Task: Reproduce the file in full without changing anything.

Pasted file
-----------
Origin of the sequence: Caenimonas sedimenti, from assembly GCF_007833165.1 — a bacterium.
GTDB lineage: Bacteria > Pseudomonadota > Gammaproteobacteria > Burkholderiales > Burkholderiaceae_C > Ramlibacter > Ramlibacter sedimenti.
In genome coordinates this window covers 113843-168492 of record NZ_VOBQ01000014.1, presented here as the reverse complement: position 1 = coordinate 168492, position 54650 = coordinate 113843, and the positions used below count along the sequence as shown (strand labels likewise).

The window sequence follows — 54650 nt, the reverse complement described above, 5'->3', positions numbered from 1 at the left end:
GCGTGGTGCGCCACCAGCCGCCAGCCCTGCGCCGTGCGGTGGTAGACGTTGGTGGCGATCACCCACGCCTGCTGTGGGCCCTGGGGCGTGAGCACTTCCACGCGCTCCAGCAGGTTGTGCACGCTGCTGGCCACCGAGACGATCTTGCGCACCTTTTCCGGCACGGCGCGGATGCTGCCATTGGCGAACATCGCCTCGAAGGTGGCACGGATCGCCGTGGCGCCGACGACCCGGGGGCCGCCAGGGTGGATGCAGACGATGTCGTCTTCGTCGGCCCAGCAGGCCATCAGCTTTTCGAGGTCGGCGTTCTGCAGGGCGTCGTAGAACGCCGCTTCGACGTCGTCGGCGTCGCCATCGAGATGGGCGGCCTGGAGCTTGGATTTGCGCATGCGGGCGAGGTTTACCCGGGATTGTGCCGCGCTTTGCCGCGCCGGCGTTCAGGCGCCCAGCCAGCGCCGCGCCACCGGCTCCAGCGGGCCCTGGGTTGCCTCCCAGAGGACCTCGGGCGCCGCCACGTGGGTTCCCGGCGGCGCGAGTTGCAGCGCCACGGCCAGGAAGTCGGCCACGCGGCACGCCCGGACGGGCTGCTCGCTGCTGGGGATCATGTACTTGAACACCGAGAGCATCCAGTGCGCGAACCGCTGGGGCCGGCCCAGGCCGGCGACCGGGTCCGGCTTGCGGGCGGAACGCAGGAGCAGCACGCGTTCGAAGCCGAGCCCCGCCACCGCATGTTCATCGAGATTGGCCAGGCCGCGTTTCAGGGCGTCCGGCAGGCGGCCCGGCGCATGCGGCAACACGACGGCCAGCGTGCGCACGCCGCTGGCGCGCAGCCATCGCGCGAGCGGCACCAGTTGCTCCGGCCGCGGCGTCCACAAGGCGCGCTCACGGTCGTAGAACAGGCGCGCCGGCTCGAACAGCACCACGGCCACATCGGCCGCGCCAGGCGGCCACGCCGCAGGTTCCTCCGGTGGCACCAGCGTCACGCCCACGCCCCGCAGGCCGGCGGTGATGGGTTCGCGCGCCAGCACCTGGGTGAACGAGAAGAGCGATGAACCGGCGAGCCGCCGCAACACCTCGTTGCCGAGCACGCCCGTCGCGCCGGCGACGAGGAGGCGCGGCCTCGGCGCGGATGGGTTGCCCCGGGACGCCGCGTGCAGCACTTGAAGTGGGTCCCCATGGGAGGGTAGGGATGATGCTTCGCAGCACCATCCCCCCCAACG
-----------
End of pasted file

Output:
Origin of the sequence: Caenimonas sedimenti, from assembly GCF_007833165.1 — a bacterium.
GTDB lineage: Bacteria > Pseudomonadota > Gammaproteobacteria > Burkholderiales > Burkholderiaceae_C > Ramlibacter > Ramlibacter sedimenti.
In genome coordinates this window covers 113843-168492 of record NZ_VOBQ01000014.1, presented here as the reverse complement: position 1 = coordinate 168492, position 54650 = coordinate 113843, and the positions used below count along the sequence as shown (strand labels likewise).

The window sequence follows — 54650 nt, the reverse complement described above, 5'->3', positions numbered from 1 at the left end:
GCGTGGTGCGCCACCAGCCGCCAGCCCTGCGCCGTGCGGTGGTAGACGTTGGTGGCGATCACCCACGCCTGCTGTGGGCCCTGGGGCGTGAGCACTTCCACGCGCTCCAGCAGGTTGTGCACGCTGCTGGCCACCGAGACGATCTTGCGCACCTTTTCCGGCACGGCGCGGATGCTGCCATTGGCGAACATCGCCTCGAAGGTGGCACGGATCGCCGTGGCGCCGACGACCCGGGGGCCGCCAGGGTGGATGCAGACGATGTCGTCTTCGTCGGCCCAGCAGGCCATCAGCTTTTCGAGGTCGGCGTTCTGCAGGGCGTCGTAGAACGCCGCTTCGACGTCGTCGGCGTCGCCATCGAGATGGGCGGCCTGGAGCTTGGATTTGCGCATGCGGGCGAGGTTTACCCGGGATTGTGCCGCGCTTTGCCGCGCCGGCGTTCAGGCGCCCAGCCAGCGCCGCGCCACCGGCTCCAGCGGGCCCTGGGTTGCCTCCCAGAGGACCTCGGGCGCCGCCACGTGGGTTCCCGGCGGCGCGAGTTGCAGCGCCACGGCCAGGAAGTCGGCCACGCGGCACGCCCGGACGGGCTGCTCGCTGCTGGGGATCATGTACTTGAACACCGAGAGCATCCAGTGCGCGAACCGCTGGGGCCGGCCCAGGCCGGCGACCGGGTCCGGCTTGCGGGCGGAACGCAGGAGCAGCACGCGTTCGAAGCCGAGCCCCGCCACCGCATGTTCATCGAGATTGGCCAGGCCGCGTTTCAGGGCGTCCGGCAGGCGGCCCGGCGCATGCGGCAACACGACGGCCAGCGTGCGCACGCCGCTGGCGCGCAGCCATCGCGCGAGCGGCACCAGTTGCTCCGGCCGCGGCGTCCACAAGGCGCGCTCACGGTCGTAGAACAGGCGCGCCGGCTCGAACAGCACCACGGCCACATCGGCCGCGCCAGGCGGCCACGCCGCAGGTTCCTCCGGTGGCACCAGCGTCACGCCCACGCCCCGCAGGCCGGCGGTGATGGGTTCGCGCGCCAGCACCTGGGTGAACGAGAAGAGCGATGAACCGGCGAGCCGCCGCAACACCTCGTTGCCGAGCACGCCCGTCGCGCCGGCGACGAGGAGGCGCGGCCTCGGCGCGGATGGGTTGCCCCGGGACGCCGCGTGCAGCACTTGAAGTGGGTCCCCATGGGAGGGTAGGGATGATGCTTCGCAGCACCATCCCCCCCAACG